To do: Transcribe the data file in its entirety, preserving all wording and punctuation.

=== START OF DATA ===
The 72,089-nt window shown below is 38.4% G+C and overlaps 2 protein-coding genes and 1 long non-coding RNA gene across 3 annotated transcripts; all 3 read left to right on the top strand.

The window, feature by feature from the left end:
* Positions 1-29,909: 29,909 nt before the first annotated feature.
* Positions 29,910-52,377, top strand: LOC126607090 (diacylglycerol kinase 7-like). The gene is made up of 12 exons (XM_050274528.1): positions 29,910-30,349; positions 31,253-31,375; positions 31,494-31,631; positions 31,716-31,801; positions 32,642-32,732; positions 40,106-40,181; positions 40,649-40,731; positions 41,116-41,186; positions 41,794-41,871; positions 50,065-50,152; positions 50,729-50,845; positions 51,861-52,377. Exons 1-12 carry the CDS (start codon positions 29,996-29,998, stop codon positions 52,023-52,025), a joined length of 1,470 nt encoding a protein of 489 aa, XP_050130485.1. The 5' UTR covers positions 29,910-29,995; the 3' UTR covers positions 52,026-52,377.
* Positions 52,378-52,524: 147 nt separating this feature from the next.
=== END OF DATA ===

The 72,089-nt window shown below is 38.4% G+C and overlaps 2 protein-coding genes and 1 long non-coding RNA gene across 3 annotated transcripts; all 3 read left to right on the top strand.

The window, feature by feature from the left end:
* Positions 1-29,909: 29,909 nt before the first annotated feature.
* Positions 29,910-52,377, top strand: LOC126607090 (diacylglycerol kinase 7-like). The gene is made up of 12 exons (XM_050274528.1): positions 29,910-30,349; positions 31,253-31,375; positions 31,494-31,631; positions 31,716-31,801; positions 32,642-32,732; positions 40,106-40,181; positions 40,649-40,731; positions 41,116-41,186; positions 41,794-41,871; positions 50,065-50,152; positions 50,729-50,845; positions 51,861-52,377. Exons 1-12 carry the CDS (start codon positions 29,996-29,998, stop codon positions 52,023-52,025), a joined length of 1,470 nt encoding a protein of 489 aa, XP_050130485.1. The 5' UTR covers positions 29,910-29,995; the 3' UTR covers positions 52,026-52,377.
* Positions 52,378-52,524: 147 nt separating this feature from the next.